First impressions of the Nexus 5000

By stretch | Monday, April 6, 2009 at 3:13 a.m. UTC


About a year ago, Cisco announced the Nexus 5000, a combined 10 Gbps Ethernet and Fibre Channel aggregation switch targeted for datacenter deployment. The idea is that by carrying SAN Fibre Channel traffic across a high-speed Ethernet infrastructure (using Fibre Channel over Ethernet), operational and administrative costs can be reduced.

Recently I had the opportunity to experiment with a Nexus 5020 equipped with 40 onboard 10 Gbps Ethernet interface and an expansion module sporting an additional four 10 Gbps Ethernet and four native Fibre Channel interfaces. I wanted to share my experience for those who are planning on getting more familiar with the platform in the near future.

The Nexus lines runs an entirely new operating system dubbed NX-OS, which bears zero relation to IOS, and in fact runs on a Linux kernel. As such, one can catch a few hints of its open source heritage in the initial boot sequence:

Booting kickstart image: bootflash:/n5000-uk9-kickstart.4.0.1a.N1.1.bin....
......................................................Image verification OK

Starting kernel...
Usage: init 0123456SsQqAaBbCcUu
INIT: version 2.85 booting
Starting Nexus5020 POST...
  Executing Mod 1 1 SEEPROM Test......done
  Executing Mod 1 1 GigE Port Test.......done
  Executing Mod 1 1 Inband GigE Test.....done
  Executing Mod 1 1 NVRAM Test....done
  Executing Mod 1 1 PCIE Test..............................done
  Mod 1 1 Post Completed Successfully
  Executing Mod 1 2 SEEPROM Test....done
  Mod 1 2 Post Completed Successfully
  Mod 2 Post Completed Successfully
POST is completed
Checking all filesystems..... done.


Nexus 5000 Switch
switch login: admin
Cisco Nexus Operating System (NX-OS) Software
TAC support:
Copyright (c) 2002-2008, Cisco Systems, Inc. All rights reserved.
The copyrights to certain works contained herein are owned by
other third parties and are used and distributed under license.
Some parts of this software may be covered under the GNU Public
License or the GNU Lesser General Public License. A copy of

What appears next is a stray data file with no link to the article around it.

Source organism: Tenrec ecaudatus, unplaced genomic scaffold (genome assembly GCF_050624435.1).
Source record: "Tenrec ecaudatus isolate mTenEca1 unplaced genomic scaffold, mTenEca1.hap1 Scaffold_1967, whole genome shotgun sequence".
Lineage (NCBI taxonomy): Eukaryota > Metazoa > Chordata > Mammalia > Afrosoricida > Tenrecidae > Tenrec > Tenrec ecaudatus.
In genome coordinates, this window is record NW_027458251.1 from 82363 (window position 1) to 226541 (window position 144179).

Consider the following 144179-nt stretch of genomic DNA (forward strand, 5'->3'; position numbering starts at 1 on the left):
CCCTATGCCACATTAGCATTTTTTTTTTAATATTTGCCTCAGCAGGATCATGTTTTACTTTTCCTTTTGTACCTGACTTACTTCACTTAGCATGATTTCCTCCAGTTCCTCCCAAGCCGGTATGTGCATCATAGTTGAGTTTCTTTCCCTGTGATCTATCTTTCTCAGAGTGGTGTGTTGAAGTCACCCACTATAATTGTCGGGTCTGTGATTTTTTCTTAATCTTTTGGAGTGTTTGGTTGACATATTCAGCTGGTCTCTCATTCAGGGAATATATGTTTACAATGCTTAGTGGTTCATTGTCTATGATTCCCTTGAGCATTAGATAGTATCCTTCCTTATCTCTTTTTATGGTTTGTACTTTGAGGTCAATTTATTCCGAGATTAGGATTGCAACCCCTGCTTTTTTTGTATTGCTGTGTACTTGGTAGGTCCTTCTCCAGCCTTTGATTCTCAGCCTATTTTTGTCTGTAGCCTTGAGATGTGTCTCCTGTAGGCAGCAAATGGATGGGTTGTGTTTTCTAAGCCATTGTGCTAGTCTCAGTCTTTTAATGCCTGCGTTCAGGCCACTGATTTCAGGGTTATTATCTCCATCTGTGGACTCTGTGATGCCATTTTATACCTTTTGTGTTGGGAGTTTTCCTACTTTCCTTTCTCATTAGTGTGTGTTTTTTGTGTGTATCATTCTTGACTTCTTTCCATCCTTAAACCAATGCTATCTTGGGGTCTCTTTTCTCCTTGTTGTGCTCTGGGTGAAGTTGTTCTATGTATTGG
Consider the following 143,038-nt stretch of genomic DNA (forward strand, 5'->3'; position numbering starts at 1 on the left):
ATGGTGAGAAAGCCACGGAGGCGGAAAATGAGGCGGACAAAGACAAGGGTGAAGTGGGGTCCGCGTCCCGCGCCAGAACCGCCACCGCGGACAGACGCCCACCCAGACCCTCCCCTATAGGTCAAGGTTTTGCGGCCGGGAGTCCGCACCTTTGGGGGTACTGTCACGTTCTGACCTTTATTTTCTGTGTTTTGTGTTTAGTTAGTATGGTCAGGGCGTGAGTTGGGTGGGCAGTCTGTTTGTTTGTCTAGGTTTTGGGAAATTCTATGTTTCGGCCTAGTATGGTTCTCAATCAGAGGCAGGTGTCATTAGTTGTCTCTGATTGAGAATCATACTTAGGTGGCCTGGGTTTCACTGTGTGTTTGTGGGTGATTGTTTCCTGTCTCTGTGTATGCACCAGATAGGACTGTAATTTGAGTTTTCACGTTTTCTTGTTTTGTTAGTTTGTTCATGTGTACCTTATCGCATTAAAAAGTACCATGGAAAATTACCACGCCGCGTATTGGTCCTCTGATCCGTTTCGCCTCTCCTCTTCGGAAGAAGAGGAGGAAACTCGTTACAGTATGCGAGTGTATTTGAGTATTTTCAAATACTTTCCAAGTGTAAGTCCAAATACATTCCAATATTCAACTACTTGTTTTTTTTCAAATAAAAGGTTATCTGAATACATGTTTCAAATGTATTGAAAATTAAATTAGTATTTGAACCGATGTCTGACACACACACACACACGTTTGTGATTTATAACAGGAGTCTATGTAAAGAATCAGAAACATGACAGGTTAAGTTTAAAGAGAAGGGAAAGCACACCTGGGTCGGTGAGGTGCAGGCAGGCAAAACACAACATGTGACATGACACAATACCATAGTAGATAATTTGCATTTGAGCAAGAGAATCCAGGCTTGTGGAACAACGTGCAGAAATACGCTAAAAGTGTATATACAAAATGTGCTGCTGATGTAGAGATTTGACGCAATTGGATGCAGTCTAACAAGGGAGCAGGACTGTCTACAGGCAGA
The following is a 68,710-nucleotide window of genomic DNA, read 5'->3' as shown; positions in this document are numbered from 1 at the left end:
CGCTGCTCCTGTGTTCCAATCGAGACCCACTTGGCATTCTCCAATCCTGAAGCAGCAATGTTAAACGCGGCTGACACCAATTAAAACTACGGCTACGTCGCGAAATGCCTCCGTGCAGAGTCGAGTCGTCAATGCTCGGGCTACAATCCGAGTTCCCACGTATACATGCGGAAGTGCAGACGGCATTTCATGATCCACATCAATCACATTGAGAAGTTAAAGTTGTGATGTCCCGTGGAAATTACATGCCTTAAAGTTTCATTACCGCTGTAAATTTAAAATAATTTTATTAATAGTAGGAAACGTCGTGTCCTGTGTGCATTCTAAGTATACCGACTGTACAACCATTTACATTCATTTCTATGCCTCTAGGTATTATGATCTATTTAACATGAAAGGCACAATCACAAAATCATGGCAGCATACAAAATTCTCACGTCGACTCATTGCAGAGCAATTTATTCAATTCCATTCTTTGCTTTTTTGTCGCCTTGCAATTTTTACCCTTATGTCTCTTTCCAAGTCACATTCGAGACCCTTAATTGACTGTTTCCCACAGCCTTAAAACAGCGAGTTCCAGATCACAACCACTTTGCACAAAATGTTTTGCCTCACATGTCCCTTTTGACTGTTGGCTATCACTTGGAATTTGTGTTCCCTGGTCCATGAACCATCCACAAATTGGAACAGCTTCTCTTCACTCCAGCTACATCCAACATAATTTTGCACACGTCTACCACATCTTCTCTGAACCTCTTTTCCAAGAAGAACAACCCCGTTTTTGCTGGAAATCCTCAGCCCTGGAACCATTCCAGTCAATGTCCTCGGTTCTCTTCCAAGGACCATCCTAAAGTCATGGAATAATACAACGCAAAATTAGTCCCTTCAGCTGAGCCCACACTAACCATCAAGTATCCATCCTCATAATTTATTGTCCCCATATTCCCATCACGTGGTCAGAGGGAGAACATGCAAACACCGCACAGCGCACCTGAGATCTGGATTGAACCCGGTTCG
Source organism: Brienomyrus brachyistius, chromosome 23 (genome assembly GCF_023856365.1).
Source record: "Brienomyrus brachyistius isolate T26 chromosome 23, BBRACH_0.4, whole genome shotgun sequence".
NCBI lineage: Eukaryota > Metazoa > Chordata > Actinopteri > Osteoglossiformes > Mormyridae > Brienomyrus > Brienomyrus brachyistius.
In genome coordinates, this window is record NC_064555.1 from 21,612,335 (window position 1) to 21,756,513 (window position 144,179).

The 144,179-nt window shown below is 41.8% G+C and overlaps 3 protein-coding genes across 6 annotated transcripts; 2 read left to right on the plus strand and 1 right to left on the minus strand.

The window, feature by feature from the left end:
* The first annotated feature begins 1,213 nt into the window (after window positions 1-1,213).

each such license is available at and

Although a completely different animal under the hood, NX-OS presents the user with a very IOS-like interface. If you're reasonably familiar with IOS, you're sure to find the NX-OS CLI very comfortable.

To begin with, you can view the running configuration of an NX-OS device just as with IOS. While the output has been rearranged slightly, you'll notice many lines have been ported verbatim from IOS:

switch# sh run
version 4.0(1a)N1(1)
role name access-admin
  rule 1 permit read-write  
username admin password 5 $1$nMsnY4cy$GOflFn9RQ2kZkPjTENO7T/  role network-admin
ssh key rsa 1024 force
ip host switch
snmp-server user admin network-admin auth md5 [removed] priv [removed]
snmp-server host version 2c public  udp-port 1163
vrf context management
  ip route
vlan 1
fcdomain fcid database
  vsan 1 wwn 10:00:00:00:c9:66:22:78 fcid 0x990002 dynamic

interface Ethernet1/1

interface Ethernet1/2


interface Ethernet1/39

interface Ethernet1/40

interface Ethernet2/1

interface Ethernet2/2

interface Ethernet2/3

interface Ethernet2/4

interface mgmt0
  ip address
snmp-server enable traps license
boot kickstart bootflash:/n5000-uk9-kickstart.4.0.1a.N1.1.bin
boot system bootflash:/n5000-uk9.4.0.1a.N1.1.bin 

show version provides all the information you'd expect, as well as an unnecessarily granular reset clock:

switch# sh version
Cisco Nexus Operating System (NX-OS) Software
TAC support:
Copyright (c) 2002-2008, Cisco Systems, Inc. All rights reserved.
The copyrights to certain works contained herein are owned by
other third parties and are used and distributed under license.